When you send an email to your friend, a lot more is happing in the background: the email you’re sending travels along the network you are connected to. Often, it will have to cross over to another network, or several different networks, before it actually arrives in your friend’s inbox.
There are different entities that own and run these networks. These are, for example, governments, internet service providers, companies, and universities – basically, anyone who quickly and easily wants to exchange traffic. Between these entities, peering agreements are made about what happens when your traffic moves in between networks.
Peering is a method that allows networks to connect and exchange traffic directly, without having to pay a third party to transfer the traffic across the internet. This means that peering partners, agree to freely exchange traffic with each other, which is usually beneficial for both parties.
The difference between public and private peering
Peering allows entities to directly hand off traffic between each other’s customers. There are two main types of peering: public and private.
- Public peering is the most popular, which is usually carried out through an Internet Exchange Point (IXP) or exchange point.
- Private peering is when two or more private networks agree to exchange traffic.
How does public peering work?
Public peering is done through IXPs. An Internet exchange is an Ethernet switch in a colocation facility. Within this colocation facility, all networks are connected to this switch. This means that at these locations, one network can peer with multiple other networks, through a single connection. Peering agreements have to be made between peers, however, no additional cabling needs to be done.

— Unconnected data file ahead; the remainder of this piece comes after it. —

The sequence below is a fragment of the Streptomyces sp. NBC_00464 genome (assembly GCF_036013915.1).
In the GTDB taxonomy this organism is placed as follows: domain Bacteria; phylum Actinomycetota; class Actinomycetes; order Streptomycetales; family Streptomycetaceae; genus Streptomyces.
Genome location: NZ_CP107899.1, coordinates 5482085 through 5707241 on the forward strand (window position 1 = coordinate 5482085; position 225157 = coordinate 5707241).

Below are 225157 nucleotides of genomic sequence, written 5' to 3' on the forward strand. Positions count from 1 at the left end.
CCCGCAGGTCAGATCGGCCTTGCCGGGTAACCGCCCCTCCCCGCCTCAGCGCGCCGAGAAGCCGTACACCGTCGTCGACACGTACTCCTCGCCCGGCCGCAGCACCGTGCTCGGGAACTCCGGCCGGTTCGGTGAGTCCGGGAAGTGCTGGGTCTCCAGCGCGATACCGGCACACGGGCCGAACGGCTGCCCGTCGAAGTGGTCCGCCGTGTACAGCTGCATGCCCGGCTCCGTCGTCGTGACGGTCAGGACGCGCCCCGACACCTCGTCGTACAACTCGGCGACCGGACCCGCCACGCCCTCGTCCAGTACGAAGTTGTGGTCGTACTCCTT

Some of the largest IXPs in the world have hundreds of participants in many different locations. This means that you can connect with a large number of networks. Because of this, public peering is more affordable on a cost per Mbps basis.
How does private peering work?
Private peering takes place in colocation facilities, wherein two entities with separate networks run a direct point-to-point cable between them. In this case, no exchange point switches are used. This is mainly used whenever networks need to exchange a big amount of traffic. It is a dedicated physical connection between two peers.
What are the benefits of Internet peering?
Having peering agreements has a great list of benefits.
- Faster connections between networks
- Increased bandwidth capacity
- Greater control over traffic flow and routing paths
- Improvement of overall network performance
- Increased redundancy
- Extra support resources provided by peering partners
- Lower transit costs due to direct connection
What are the requirements for peering?
There are a couple of requirements when it comes to peering.
- You will need a public Autonomous System Number (ASN number) that is assigned by a Regional Internet Registry (RIR), such as RIPE.
- You need at least one block of IP addresses.
- You’ll need to make sure that you have an edge router for the BGP protocol in order to configure interconnections.
Public and private peering allows different networks to connect and exchange traffic directly. The greatest benefit of this is that no third party has to be paid to carry the traffic across the internet. Alongside, with internet peering, you’ll get greater control and are able to improve overall network performance.